Stricter action to slow the sale of new combustion-engined cars will be needed if the government is to hit its target for zero-emissions transport by 2040, a conference was told last week.
“Consumers do not have responsibility for this problem; we can’t expect them to have the solution,” said Jillian Anable, professor of transport and energy at the University of Leeds, at the annual LowCVP conference in London. “It is only policy that has led to [OEM] product policy. Why should the consumer be expected to lead the change?”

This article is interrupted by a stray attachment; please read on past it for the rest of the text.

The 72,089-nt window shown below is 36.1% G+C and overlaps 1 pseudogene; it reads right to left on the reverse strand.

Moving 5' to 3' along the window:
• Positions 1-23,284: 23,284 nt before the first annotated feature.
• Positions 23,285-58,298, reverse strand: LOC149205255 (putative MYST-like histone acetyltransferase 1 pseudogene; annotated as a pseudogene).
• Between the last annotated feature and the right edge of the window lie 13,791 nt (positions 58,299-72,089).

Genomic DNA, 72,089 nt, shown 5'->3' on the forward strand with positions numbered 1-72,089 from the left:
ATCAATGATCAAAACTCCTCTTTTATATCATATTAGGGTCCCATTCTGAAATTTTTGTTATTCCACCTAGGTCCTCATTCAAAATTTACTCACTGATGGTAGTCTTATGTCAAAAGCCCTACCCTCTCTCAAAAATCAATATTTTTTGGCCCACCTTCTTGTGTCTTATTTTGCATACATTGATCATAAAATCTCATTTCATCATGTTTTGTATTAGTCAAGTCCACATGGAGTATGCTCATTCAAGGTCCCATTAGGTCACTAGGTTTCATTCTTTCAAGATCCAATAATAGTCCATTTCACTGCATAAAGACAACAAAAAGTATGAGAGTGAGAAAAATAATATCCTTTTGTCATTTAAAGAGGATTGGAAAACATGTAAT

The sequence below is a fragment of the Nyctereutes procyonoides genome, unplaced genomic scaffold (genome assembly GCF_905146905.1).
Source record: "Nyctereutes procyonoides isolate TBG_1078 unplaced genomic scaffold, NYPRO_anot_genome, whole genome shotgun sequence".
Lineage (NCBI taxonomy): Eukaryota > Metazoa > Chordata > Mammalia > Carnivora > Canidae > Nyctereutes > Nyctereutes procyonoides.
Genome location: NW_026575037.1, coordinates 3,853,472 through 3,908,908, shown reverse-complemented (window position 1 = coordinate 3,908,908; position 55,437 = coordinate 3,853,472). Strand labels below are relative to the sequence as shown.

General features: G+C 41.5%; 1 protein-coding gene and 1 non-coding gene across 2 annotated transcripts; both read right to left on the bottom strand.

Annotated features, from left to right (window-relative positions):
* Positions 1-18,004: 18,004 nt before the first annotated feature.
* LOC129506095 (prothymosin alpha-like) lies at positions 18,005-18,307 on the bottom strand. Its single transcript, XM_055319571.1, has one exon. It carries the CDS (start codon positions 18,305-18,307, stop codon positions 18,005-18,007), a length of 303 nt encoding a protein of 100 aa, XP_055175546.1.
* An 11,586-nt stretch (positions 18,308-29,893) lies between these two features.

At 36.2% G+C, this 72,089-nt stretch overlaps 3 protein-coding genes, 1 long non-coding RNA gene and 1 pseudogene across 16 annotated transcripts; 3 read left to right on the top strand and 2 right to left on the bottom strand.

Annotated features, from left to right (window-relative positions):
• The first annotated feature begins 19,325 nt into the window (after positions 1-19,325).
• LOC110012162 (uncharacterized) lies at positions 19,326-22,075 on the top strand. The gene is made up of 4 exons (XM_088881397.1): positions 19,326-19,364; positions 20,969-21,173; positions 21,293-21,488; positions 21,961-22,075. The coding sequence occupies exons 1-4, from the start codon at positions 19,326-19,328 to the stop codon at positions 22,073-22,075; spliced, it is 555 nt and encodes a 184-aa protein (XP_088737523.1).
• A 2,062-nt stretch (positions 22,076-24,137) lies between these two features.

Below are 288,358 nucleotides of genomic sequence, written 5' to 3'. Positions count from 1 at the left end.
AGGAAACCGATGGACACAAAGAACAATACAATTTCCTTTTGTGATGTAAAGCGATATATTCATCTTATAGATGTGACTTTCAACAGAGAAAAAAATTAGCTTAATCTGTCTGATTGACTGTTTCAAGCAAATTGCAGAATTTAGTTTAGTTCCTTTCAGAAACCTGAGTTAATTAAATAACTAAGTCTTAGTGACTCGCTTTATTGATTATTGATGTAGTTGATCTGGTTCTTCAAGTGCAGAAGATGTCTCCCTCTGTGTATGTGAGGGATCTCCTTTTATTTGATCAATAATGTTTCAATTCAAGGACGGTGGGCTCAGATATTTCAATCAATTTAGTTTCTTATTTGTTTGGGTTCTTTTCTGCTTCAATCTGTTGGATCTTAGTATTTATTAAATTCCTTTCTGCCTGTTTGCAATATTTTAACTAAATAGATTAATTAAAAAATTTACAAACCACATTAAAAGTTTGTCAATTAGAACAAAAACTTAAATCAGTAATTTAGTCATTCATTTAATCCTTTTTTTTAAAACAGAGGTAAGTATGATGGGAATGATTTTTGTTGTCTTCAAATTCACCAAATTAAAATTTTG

Electrified plug-in vehicles currently account for about 2% of the UK market – a share that has taken about seven years to establish.
To achieve 100% of new car sales in the next 22 years – will require “regulation, regulation, regulation,” said Anable during the conference, which was organised by LowCVP, a forum for industry and government to discuss decarbonising road transport.
Speaking at the same event, Bob Moran, head of environment strategy at the Department of Transport and one of the authors of the government’s 'Road to Zero' white papers, stressed that there will be “no bans” on any type of combustion-engine car.
“The 2040 policy will be technology led - there will be no bans,” he said.